FXStreet Analyst Eren Sengezer offers a brief technical outlook for EUR/USD and explains: “EUR/USD suffered heavy losses in the first half of the week and touched its lowest level since early January below 1.0500 before staging a rebound on Thursday. The Relative Strength Index (RSI) indicator on the daily chart climbed above 30, suggesting that the pair’s latest recovery was a technical correction rather than the beginning of a reversal. In the meantime, the pair remained within the descending regression channel coming from mid-July, confirming the bearish bias.”
Eren also highlights the important technical levels for EUR/USD: “On the upside, 1.0600 (upper limit of the descending channel) aligns as first resistance. If the pair manages to flip that level into support, 1.0660 (20-day Simple Moving Average (SMA), Fibonacci 23.6% retracement of the latest downtrend) could be set as the next recovery target before 1.0790-1.0800 (Fibonacci 38.2% retracement, psychological level). In case EUR/USD fails to clear 1.0660, sellers could retain control. In that scenario, supports could be seen at 1.0500 (static level, psychological level) and 1.0430 (static level from December)."
Inflation measures the rise in the price of a representative basket of goods and services. Headline inflation is usually expressed as a percentage change on a month-on-month (MoM) and year-on-year (YoY) basis. Core inflation excludes more volatile elements such as food and fuel which can fluctuate because of geopolitical and seasonal factors. Core inflation is the figure economists focus on and is the level targeted by central banks, which are mandated to keep inflation at a manageable level, usually around 2%.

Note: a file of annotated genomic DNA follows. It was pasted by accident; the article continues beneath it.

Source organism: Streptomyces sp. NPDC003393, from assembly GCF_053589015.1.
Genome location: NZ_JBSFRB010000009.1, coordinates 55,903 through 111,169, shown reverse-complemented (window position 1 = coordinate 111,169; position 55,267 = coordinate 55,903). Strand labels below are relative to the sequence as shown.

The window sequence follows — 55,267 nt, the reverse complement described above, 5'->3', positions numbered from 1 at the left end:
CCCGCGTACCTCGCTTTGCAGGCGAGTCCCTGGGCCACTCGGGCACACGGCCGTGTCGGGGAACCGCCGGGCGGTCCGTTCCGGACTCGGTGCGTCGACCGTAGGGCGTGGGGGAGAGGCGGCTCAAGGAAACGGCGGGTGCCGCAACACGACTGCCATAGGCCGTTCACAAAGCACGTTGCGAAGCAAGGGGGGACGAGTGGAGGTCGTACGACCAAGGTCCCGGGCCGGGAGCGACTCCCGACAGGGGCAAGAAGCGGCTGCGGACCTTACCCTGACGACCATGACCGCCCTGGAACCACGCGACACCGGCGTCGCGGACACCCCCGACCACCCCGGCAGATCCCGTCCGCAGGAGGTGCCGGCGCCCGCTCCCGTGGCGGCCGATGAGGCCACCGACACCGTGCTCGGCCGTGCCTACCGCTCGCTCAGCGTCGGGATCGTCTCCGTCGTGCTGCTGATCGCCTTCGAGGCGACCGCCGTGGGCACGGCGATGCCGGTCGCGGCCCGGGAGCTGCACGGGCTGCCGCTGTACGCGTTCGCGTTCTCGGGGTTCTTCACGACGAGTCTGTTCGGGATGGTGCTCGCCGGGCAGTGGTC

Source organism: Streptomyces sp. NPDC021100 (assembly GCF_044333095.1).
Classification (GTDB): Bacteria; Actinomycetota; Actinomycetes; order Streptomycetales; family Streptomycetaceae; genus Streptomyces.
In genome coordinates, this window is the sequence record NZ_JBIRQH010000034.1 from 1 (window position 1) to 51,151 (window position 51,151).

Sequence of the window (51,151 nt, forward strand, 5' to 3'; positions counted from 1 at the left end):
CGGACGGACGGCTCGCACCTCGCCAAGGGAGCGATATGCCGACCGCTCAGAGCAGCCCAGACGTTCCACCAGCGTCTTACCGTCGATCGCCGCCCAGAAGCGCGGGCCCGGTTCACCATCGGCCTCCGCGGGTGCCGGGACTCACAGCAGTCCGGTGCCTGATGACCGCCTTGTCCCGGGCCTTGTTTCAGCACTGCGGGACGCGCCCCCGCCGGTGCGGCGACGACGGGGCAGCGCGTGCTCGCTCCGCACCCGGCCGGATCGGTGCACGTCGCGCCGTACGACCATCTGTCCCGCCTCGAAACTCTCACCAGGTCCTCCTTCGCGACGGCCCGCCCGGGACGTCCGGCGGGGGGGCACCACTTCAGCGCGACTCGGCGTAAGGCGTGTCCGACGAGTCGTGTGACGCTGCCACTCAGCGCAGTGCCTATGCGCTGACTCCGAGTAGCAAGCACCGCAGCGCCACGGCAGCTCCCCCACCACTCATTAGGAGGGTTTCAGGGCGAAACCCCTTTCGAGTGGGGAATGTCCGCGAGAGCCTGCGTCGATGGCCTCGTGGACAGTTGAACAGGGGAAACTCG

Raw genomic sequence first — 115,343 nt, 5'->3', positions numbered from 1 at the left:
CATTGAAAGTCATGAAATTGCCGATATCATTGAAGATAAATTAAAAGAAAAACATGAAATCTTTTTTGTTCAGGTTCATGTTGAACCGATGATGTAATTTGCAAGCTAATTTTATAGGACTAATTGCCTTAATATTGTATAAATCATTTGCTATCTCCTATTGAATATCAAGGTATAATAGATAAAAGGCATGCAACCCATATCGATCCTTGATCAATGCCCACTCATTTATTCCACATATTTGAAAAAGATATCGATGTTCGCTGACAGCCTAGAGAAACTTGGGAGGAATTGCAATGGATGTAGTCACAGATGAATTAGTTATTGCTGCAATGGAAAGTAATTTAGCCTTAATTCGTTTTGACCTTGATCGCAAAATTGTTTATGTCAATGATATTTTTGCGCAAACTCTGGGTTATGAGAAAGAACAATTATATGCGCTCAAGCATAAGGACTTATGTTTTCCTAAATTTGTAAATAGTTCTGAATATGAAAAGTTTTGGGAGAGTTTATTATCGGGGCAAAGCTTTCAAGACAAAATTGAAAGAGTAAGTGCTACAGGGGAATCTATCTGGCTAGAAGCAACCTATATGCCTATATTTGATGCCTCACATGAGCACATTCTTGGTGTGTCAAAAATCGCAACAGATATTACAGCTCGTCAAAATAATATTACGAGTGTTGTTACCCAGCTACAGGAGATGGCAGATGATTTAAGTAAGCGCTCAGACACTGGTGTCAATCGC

The Consumer Price Index (CPI) measures the change in prices of a basket of goods and services over a period of time. It is usually expressed as a percentage change on a month-on-month (MoM) and year-on-year (YoY) basis. Core CPI is the figure targeted by central banks as it excludes volatile food and fuel inputs. When Core CPI rises above 2% it usually results in higher interest rates and vice versa when it falls below 2%. Since higher interest rates are positive for a currency, higher inflation usually results in a stronger currency. The opposite is true when inflation falls.
Although it may seem counter-intuitive, high inflation in a country pushes up the value of its currency and vice versa for lower inflation. This is because the central bank will normally raise interest rates to combat the higher inflation, which attract more global capital inflows from investors looking for a lucrative place to park their money.
Formerly, Gold was the asset investors turned to in times of high inflation because it preserved its value, and whilst investors will often still buy Gold for its safe-haven properties in times of extreme market turmoil, this is not the case most of the time. This is because when inflation is high, central banks will put up interest rates to combat it.
Higher interest rates are negative for Gold because they increase the opportunity-cost of holding Gold vis-a-vis an interest-bearing asset or placing the money in a cash deposit account. On the flipside, lower inflation tends to be positive for Gold as it brings interest rates down, making the bright metal a more viable investment alternative.